Among other scholars who wrote for the OHC are Lars T Lih (author of
How a Founding Document Was Found,
or 100 Years of Lenin’s What Is to Be Done) – Lenin and Bolshevism, Kevin McDermott (Stalin – Revolutionary in an Era of War) Stalin and Stalinism and Timothy Cheek (Mao Zedong and China’s Revolutions: A Brief History with Documents) – Mao and Maoism, all well-known in their areas of specialisation and recognition thereof.  

Explaining the rationale of the project, Smith candidly stated, ‘Communism was the 20th century’s most idealistic political experiment, yet major Communist regimes evolved into some of that century’s most bloody tyrannies.

At the peak of its influence in the 1970s, states purporting to espouse Communist principles (I leave aside the question of whether they were in any genuine sense ‘Communist’) governed about a third of the world’s landmass. Throughout the colonial, post-colonial and underdeveloped worlds millions viewed such states with sympathy for having apparently broken with the injustices and inequalities of capitalism and big-power politics. Yet within less than two decades, the Communist experiment was finished. Its history, which lasted just over 70 years – roughly the same as the reign of Louis XIV – was hardly long by the standards of the great empires such as China or Spain, and hardly any time at all by the standards of Marx’s own stages of historical development. Nevertheless, if Communism was at some level a blip in world history, its influence in the turbulent history of the 20th century was massive.’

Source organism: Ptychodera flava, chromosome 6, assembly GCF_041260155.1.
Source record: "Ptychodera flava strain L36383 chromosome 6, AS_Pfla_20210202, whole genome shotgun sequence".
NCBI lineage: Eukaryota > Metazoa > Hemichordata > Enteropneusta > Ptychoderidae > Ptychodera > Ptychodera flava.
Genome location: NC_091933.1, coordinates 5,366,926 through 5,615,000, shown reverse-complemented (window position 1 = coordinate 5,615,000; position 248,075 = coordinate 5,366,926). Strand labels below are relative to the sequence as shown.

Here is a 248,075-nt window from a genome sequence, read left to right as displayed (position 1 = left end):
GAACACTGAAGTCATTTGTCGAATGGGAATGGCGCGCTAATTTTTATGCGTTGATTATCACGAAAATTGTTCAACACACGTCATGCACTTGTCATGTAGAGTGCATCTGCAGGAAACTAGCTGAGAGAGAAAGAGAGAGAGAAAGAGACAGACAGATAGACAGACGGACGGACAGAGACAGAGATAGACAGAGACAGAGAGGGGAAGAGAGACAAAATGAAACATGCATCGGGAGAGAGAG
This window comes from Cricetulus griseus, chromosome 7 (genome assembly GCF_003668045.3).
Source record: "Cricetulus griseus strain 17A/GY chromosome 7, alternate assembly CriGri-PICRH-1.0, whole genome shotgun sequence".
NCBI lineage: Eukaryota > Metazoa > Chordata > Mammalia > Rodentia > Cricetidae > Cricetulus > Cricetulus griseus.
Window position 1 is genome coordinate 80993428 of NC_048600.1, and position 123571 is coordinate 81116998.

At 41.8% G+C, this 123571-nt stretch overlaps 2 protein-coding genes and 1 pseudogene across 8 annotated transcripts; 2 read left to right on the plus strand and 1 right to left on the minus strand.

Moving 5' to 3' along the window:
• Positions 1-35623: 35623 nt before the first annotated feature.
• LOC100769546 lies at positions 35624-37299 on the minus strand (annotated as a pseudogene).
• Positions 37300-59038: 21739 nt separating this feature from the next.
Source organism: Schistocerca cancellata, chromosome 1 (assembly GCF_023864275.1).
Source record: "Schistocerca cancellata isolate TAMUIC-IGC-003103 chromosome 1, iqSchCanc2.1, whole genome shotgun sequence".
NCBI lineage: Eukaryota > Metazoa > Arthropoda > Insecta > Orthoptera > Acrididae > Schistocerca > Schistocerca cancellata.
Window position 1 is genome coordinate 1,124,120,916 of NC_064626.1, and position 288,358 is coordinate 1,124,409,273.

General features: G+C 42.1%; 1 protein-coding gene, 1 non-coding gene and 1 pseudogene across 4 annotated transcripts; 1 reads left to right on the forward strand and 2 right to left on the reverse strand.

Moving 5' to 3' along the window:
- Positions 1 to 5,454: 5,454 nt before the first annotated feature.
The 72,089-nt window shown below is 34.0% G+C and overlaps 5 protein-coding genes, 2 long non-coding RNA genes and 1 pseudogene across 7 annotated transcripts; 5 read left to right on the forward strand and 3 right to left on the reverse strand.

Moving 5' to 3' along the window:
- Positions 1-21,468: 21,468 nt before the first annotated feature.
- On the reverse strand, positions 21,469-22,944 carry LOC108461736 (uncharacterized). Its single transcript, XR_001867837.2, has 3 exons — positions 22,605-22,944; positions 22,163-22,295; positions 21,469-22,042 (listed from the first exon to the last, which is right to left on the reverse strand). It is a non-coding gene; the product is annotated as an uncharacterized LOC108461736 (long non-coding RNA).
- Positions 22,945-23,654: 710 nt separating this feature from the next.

He assured that it would ‘strive to get away from an earlier historiography of Communism that consisted to a large extent of baffling acronyms, arcane ideological battles, of congresses called and resolutions passed’ away from the ‘top-down’ approach during the Comintern years, practiced by the Communist Parties, regarded as ‘sections’ of the controlling apex in Moscow until its dissolution in 1945.